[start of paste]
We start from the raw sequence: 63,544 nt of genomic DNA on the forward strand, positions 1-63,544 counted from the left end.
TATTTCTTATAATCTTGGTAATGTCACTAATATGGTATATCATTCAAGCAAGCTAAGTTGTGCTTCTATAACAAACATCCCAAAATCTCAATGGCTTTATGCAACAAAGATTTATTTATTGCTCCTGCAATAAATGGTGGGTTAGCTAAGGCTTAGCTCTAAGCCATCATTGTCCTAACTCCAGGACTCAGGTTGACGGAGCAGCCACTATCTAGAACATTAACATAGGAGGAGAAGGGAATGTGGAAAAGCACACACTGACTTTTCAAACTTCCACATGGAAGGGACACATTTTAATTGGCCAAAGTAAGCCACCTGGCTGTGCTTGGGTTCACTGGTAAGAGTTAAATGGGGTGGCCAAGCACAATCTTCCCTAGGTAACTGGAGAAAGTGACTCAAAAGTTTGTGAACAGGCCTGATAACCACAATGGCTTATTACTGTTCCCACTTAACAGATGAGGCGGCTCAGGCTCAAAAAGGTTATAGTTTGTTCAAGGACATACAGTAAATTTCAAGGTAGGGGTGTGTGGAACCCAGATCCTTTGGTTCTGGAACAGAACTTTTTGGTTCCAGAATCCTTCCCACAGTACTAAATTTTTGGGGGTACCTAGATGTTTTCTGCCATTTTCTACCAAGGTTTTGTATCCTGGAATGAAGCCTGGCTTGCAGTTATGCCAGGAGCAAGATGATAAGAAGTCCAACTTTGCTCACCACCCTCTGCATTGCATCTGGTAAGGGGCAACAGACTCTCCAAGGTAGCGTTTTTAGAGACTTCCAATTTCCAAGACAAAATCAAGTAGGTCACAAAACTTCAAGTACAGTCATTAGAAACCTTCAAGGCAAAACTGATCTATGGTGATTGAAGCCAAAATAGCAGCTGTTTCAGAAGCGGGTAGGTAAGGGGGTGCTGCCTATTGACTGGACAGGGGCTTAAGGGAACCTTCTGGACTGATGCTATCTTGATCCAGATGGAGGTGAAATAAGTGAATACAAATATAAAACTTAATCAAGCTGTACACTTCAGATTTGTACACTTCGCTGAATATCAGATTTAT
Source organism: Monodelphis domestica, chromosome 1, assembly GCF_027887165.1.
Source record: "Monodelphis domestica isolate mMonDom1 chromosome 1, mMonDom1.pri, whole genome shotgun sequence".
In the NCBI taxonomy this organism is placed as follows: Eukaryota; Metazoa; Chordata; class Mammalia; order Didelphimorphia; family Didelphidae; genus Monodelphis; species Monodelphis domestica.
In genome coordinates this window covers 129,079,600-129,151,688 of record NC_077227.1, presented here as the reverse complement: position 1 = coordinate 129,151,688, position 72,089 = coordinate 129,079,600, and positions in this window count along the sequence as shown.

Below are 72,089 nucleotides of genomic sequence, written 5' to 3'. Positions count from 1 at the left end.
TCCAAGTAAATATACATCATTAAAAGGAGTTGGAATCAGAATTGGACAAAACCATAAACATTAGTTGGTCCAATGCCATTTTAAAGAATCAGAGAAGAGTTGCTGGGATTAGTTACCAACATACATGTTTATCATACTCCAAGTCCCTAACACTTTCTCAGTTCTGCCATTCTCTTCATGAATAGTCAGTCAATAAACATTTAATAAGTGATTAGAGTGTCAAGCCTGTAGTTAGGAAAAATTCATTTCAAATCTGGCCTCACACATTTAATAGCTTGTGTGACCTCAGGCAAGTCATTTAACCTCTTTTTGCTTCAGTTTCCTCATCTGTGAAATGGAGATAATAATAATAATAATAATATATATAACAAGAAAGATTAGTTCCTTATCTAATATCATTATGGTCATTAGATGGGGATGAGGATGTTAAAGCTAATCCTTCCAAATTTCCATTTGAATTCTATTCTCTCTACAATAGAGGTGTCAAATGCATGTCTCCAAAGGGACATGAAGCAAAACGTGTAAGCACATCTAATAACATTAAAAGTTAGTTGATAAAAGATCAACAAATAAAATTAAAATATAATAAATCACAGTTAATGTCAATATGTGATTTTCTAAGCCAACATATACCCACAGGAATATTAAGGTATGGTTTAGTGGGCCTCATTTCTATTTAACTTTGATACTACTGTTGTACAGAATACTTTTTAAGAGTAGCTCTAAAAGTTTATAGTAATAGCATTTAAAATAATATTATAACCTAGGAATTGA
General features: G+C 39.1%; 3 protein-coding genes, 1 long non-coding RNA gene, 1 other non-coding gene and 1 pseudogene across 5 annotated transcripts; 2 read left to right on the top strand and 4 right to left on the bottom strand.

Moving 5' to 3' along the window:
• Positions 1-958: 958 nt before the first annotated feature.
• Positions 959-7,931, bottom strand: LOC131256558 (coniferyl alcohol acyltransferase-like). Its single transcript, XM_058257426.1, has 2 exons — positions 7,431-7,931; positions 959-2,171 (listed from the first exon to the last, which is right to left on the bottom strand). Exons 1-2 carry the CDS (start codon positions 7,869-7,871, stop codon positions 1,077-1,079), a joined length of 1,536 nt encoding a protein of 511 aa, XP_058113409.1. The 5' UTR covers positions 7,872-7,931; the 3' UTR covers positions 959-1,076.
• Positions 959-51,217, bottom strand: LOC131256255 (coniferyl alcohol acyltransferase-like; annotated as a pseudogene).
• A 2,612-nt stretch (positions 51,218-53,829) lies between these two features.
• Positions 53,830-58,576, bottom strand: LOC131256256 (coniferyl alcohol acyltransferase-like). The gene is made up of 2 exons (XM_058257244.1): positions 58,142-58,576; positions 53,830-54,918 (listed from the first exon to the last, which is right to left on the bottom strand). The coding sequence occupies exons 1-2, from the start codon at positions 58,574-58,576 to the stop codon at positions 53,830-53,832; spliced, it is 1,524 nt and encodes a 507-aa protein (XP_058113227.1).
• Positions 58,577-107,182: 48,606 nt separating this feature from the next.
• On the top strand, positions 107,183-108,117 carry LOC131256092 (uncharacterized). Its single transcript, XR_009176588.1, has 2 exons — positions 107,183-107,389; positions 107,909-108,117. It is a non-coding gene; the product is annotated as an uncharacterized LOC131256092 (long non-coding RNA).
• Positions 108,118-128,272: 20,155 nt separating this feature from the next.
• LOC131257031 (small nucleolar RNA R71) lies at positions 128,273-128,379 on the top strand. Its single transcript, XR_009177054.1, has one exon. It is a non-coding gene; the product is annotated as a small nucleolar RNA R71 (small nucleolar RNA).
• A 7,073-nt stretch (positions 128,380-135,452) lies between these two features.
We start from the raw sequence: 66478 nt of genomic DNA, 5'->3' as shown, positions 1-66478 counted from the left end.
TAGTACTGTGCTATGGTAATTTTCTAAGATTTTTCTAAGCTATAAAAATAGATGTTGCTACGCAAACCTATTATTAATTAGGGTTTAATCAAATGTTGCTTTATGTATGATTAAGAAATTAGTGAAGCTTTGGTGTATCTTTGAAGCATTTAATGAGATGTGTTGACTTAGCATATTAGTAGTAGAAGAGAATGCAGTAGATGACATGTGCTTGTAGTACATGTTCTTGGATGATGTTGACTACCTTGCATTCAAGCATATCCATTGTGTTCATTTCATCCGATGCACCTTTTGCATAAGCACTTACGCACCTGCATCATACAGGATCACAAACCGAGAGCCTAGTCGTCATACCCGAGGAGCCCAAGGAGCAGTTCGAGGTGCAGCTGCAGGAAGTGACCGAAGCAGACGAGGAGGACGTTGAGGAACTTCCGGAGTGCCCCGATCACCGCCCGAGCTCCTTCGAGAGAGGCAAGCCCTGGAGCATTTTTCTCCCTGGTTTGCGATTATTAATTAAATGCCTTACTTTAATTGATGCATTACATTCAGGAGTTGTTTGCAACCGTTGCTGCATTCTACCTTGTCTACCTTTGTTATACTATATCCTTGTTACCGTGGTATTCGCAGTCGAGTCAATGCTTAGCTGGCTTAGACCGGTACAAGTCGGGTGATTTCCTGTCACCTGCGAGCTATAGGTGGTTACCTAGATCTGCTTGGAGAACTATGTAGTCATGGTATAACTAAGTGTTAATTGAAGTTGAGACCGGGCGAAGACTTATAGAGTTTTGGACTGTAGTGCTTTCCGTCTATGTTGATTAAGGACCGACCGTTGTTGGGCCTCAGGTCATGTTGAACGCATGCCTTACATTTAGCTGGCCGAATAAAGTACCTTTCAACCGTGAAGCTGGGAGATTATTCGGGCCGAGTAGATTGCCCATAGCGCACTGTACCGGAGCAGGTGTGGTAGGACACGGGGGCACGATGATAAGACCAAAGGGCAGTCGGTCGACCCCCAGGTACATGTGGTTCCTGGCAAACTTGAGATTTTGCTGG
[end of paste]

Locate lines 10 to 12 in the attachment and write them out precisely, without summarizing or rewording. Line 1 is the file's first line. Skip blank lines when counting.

Moving 5' to 3' along the window:
• Positions 1-958: 958 nt before the first annotated feature.
• Positions 959-7,931, bottom strand: LOC131256558 (coniferyl alcohol acyltransferase-like). Its single transcript, XM_058257426.1, has 2 exons — positions 7,431-7,931; positions 959-2,171 (listed from the first exon to the last, which is right to left on the bottom strand). Exons 1-2 carry the CDS (start codon positions 7,869-7,871, stop codon positions 1,077-1,079), a joined length of 1,536 nt encoding a protein of 511 aa, XP_058113409.1. The 5' UTR covers positions 7,872-7,931; the 3' UTR covers positions 959-1,076.